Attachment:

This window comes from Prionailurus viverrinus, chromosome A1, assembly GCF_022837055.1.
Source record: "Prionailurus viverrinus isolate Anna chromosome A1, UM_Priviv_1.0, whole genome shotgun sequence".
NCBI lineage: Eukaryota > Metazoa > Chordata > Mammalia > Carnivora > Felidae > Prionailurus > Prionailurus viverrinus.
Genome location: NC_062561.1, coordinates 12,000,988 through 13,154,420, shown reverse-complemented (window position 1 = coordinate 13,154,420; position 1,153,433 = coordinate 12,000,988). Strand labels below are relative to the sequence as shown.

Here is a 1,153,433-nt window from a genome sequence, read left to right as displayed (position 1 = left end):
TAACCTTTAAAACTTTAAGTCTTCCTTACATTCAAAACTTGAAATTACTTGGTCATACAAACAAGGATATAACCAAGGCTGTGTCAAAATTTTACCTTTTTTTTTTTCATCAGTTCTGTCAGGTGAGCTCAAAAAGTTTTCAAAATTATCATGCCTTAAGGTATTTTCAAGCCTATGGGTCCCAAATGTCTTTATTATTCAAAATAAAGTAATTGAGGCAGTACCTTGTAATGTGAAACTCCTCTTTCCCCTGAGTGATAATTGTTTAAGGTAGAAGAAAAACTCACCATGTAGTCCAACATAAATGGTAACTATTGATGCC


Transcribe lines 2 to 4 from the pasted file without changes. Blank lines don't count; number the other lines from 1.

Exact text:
Source record: "Prionailurus viverrinus isolate Anna chromosome A1, UM_Priviv_1.0, whole genome shotgun sequence".
NCBI lineage: Eukaryota > Metazoa > Chordata > Mammalia > Carnivora > Felidae > Prionailurus > Prionailurus viverrinus.
Genome location: NC_062561.1, coordinates 12,000,988 through 13,154,420, shown reverse-complemented (window position 1 = coordinate 13,154,420; position 1,153,433 = coordinate 12,000,988). Strand labels below are relative to the sequence as shown.